Japan Geoscience Union Meeting 2019

Presentation information

[E] Poster

P (Space and Planetary Sciences ) » P-EM Solar-Terrestrial Sciences, Space Electromagnetism & Space Environment

[P-EM12] Space Weather and Space Climate

Tue. May 28, 2019 5:15 PM - 6:30 PM Poster Hall (International Exhibition Hall8, Makuhari Messe)

convener:Ryuho Kataoka(National Institute of Polar Research), Antti A Pulkkinen(NASA Goddard Space Flight Center), Kanya Kusano(Institute for Space-Earth Environmental Research, Nagoya University), Kaori Sakaguchi(National Institute of Information and Communications Technology)

[PEM12-P19] Climatological features of the upper atmosphere reproduced by a revised version of a whole atmosphere-ionosphere coupled model GAIA

*Hidekatsu Jin1, Yasunobu Miyoshi2, Chihiro Tao1, Hiroyuki Shinagawa1, Hitoshi Fujiwara3 (1.National Institude of Information and Communications Technology, 2.Kyushu University, 3.Seikei University)

Keywords:space weather, whole atmosphere, ionosphere, simulation, thermosphere, assimilation

Temporal and spatial variations in the ionospheric electron density and thermospheric mass density could have significant impacts on radio communications between ground and space, and particle and atmospheric drag environments around satellites. Origins of such upper atmospheric variations are not only in the solar atmosphere through the emissions of solar radiation, high-speed plasma gas and high-energy particles, but also in the Earth’s lower atmosphere, where meteorological phenomena could give rise to atmospheric waves propagating upward. In order to nowcast and forecast the upper atmospheric variations and disturbances, a whole atmospheric model, GAIA, has been developed, which combines a whole atmospheric GCM, an ionospheric model and an electrodynamics model in a self-consistent manner.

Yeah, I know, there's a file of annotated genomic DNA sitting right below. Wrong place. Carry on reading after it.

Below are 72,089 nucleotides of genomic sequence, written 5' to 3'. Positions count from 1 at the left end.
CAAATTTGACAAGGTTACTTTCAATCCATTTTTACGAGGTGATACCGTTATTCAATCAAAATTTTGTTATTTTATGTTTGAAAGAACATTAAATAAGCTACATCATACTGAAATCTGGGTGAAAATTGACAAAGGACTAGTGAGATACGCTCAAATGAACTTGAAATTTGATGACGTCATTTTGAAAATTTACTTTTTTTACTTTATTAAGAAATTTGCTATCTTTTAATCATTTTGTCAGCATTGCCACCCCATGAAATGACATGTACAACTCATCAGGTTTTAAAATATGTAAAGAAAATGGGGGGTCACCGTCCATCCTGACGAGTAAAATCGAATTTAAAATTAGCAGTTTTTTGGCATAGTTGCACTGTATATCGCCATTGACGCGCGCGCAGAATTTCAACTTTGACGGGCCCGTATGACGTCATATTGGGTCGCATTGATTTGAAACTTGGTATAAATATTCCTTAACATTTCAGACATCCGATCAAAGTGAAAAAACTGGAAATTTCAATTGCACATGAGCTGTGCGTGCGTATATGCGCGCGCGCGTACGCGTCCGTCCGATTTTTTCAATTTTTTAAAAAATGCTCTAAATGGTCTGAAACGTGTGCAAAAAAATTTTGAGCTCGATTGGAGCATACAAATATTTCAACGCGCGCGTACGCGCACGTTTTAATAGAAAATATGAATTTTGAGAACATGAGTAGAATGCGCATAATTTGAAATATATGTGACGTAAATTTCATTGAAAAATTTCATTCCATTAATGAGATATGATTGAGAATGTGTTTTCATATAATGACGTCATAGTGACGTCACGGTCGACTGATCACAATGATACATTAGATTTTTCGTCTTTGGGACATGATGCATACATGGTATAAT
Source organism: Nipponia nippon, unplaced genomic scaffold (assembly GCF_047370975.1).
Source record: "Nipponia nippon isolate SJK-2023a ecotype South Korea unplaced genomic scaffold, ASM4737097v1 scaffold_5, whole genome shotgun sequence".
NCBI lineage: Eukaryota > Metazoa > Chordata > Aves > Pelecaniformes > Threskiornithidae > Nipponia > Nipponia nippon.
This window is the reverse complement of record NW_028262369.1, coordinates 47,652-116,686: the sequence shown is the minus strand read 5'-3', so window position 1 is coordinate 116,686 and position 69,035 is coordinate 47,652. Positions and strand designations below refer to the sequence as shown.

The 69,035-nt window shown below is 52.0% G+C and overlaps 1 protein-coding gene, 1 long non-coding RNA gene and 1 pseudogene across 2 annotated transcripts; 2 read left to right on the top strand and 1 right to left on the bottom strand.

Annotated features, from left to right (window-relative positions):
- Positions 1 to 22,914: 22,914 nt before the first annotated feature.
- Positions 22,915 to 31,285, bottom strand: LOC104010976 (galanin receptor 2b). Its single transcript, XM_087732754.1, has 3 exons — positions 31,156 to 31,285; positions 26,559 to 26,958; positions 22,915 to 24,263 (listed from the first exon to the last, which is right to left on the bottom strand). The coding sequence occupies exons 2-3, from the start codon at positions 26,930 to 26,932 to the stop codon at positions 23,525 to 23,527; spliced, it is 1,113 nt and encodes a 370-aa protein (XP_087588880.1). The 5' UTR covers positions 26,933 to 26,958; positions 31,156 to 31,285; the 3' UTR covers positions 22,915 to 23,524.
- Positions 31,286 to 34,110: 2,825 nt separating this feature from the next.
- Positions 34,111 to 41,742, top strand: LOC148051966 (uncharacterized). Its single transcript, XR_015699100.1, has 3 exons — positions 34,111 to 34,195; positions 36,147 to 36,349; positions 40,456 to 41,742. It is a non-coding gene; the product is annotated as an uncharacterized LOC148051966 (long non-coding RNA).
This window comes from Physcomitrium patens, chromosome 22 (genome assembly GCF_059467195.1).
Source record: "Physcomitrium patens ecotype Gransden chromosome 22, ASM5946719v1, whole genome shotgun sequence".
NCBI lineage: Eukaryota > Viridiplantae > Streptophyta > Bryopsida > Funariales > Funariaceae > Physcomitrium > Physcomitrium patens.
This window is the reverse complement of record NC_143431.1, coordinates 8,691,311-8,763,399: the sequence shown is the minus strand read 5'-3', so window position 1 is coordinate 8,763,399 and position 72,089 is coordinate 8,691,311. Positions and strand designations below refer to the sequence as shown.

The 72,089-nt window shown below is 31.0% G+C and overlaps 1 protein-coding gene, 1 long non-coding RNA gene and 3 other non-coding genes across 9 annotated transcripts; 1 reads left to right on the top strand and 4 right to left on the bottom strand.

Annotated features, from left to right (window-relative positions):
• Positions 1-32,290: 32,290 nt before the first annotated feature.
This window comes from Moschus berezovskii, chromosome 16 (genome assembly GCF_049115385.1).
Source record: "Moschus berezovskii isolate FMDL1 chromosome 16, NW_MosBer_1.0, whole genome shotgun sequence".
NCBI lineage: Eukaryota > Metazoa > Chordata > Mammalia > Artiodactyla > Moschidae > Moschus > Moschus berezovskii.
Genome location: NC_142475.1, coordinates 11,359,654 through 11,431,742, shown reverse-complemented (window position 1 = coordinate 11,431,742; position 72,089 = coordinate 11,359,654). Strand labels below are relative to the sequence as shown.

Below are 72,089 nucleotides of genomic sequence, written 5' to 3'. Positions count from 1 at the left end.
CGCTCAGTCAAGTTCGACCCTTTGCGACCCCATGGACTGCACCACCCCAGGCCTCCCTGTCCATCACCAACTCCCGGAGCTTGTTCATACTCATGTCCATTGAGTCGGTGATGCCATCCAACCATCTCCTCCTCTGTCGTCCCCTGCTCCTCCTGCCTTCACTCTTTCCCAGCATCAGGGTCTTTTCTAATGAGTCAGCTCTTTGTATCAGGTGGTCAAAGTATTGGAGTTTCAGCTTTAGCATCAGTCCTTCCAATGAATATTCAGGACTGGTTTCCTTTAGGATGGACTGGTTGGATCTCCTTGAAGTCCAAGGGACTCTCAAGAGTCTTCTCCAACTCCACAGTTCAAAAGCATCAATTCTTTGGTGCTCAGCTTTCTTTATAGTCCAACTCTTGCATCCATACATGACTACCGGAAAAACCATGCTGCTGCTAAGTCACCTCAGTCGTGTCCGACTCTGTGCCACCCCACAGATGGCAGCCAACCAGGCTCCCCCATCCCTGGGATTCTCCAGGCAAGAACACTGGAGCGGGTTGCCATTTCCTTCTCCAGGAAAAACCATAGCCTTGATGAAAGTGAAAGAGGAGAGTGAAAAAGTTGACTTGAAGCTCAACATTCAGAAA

So far, for the purpose of its validation, we have compared climatological features of thermosphere and ionosphere reproduced by GAIA with those from ionospheric observation and observation-based empirical models. The comparison indicates that the model and observations are generally in good agreements, but in some condition such as at solar maximum there are significant disagreements in the ionospheric electron density distribution. In order to improve the accuracy of the model, we have made several updates such as ion chemical processes, energetics, parameterization, and so on. We also have introduced magnetospheric effects into the model, such as electrodynamics coupling with magnetosphere and particle precipitation. In this presentation, we discuss how the upper atmospheric model can improve its accuracy and how they can be validated.